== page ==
We next investigated the in vivo effects of the KSRP-NEDD4L axis on ccRCC progression. First, we established a zebrafish xenograft metastasis model by transplanting DiI dye-labeled Caki-1 and 786-O cells expressing shKSRP or shCtrl in transgenic Tg(fli1: EGFP) zebrafish embryos which led to extensive dissemination of tumor cells. At 24 h post-injection, frequencies of fish showing metastatic dissemination of inoculated cells were measured every day using fluorescence microscopy. In fish that were inoculated with KSRP-KD Caki-1 cells, the frequencies of fish showing trunk and end-tail dissemination dramatically decreased compared to fish that were inoculated with control cells (Fig. 4A). Moreover, lower embryonic death was also observed in fish that were inoculated with KSRP-KD 786-O cells compared to the control group (Additional file 1: Fig. S10). We further examined the effect of the KSRP-NEDD4L axis in regulating ccRCC progression in a ccRCC-bearing mouse model through orthotopically injecting luciferase-expressing Caki-1 cells (Caki-1-shCtrl-luciferase, Caki-1-shKSRP-luciferase, Caki-1-shNEDD4L-luciferase, or Caki-1-shKSRP/shNEDD4L-luciferase) into NOD-SCID mice. We observed that after 5 weeks, SCID mice implanted with control cells (Caki-1/shCtrl) respectively produced larger and smaller tumors than did Caki-1/shKSRP and Caki-1/shNEDD4L cells injected into mice, as revealed by photon emission detection (Fig. 4B, C). After the mice were sacrificed at the end of the experiment, visible tumor masses from tumor-implanted kidneys also showed similar trends with the tumor size detected by in vivo images (Fig. 4D). Moreover, ex vivo imaging of the excised pancreas, liver, and lungs showed significantly lower photon intensities in Caki-1/shKSRP-injected mice compared to control mice, and these results were consistent with observations in zebrafish metastasis models. In contrast, a metastasis-promoting effect was observed in mice injected with Caki-1/shNEDD4L cells (Fig. 4E). To further examine the effects of the KSRP-NEDD4L axis on the EMT in vivo, an IHC analysis was used to determine the EMT-related markers. Consistent with the in vitro findings, we observed that E-cadherin and N-cadherin expression levels were respectively increased and decreased in tumor tissues from Caki-1/shKSRP-injected mice and the opposite results were observed in tissues from Caki-1/shNEDD4L-injected mice (Fig. 4F). As expected, all of these phenomena observed in KSRP-depleted cells could also be significantly reversed when NEDD4L was knocked-down (Fig. 4B–F), suggesting that KSRP exerts negative regulation on NEDD4L expression to promote the EMT and subsequent ccRCC progression in vivo.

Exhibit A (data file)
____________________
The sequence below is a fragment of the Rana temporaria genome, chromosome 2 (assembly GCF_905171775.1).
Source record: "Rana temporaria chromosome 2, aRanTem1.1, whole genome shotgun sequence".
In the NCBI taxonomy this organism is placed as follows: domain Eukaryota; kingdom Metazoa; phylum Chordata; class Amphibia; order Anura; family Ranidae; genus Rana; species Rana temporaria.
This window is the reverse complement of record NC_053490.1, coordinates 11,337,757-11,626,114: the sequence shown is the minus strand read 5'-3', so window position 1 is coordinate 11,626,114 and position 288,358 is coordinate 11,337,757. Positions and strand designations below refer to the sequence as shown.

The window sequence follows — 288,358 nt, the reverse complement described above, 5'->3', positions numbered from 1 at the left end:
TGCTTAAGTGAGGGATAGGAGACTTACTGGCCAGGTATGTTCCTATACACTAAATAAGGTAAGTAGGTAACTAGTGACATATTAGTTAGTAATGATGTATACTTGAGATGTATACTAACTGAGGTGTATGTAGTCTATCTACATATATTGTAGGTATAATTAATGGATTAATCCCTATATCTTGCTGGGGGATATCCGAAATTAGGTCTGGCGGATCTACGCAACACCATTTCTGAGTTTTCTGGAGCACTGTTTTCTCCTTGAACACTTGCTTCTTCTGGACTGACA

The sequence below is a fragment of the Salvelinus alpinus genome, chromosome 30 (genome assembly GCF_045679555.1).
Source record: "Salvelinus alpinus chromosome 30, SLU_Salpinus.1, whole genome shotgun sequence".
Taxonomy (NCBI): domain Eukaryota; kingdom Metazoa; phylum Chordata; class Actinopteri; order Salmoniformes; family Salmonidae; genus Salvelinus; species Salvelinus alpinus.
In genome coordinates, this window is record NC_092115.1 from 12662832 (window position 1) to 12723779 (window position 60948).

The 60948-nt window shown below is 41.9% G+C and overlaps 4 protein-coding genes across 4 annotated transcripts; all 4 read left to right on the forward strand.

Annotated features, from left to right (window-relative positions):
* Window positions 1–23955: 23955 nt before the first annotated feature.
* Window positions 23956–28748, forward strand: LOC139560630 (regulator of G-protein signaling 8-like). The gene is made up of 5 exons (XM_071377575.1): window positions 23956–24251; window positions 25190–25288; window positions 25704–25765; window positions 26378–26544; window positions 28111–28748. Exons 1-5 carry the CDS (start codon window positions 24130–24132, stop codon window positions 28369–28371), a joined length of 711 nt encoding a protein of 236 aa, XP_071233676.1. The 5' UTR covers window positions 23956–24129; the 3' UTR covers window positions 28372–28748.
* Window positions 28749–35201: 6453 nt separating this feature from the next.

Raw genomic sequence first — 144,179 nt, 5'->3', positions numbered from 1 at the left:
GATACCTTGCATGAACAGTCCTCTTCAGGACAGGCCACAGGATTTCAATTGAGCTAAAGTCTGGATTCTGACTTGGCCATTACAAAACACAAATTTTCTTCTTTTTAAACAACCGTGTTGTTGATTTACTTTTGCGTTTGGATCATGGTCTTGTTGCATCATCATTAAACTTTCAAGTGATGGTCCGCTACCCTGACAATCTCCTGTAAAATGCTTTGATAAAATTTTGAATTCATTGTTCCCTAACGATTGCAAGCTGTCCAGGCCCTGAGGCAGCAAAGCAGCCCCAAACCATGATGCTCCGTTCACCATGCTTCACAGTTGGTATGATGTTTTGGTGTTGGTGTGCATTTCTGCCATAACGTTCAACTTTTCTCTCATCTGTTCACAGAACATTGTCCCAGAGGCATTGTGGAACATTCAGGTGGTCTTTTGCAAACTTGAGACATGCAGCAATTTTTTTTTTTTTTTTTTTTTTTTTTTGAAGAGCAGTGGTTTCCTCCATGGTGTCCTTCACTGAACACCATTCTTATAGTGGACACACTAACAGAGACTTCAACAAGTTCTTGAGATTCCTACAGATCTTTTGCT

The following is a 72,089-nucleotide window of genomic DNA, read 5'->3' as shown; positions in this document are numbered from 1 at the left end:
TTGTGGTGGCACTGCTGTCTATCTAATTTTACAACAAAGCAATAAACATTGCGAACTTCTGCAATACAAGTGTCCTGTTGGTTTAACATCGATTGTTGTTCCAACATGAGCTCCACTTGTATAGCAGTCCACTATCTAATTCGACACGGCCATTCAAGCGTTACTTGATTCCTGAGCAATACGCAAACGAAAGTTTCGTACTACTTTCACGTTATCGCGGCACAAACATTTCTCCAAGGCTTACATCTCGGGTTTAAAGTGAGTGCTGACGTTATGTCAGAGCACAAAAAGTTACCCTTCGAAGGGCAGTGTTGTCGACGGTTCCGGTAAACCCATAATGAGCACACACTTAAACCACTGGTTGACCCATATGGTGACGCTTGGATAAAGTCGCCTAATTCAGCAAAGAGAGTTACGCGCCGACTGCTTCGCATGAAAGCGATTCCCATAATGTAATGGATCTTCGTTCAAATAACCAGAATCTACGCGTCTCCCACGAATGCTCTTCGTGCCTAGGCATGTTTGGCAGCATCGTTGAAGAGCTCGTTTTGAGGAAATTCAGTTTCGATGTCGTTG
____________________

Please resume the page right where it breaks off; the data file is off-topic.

KSRP modulates mRNA stability of NEDD4L through upregulating miR-629-5p and targeting ARE sites of the 3′UTR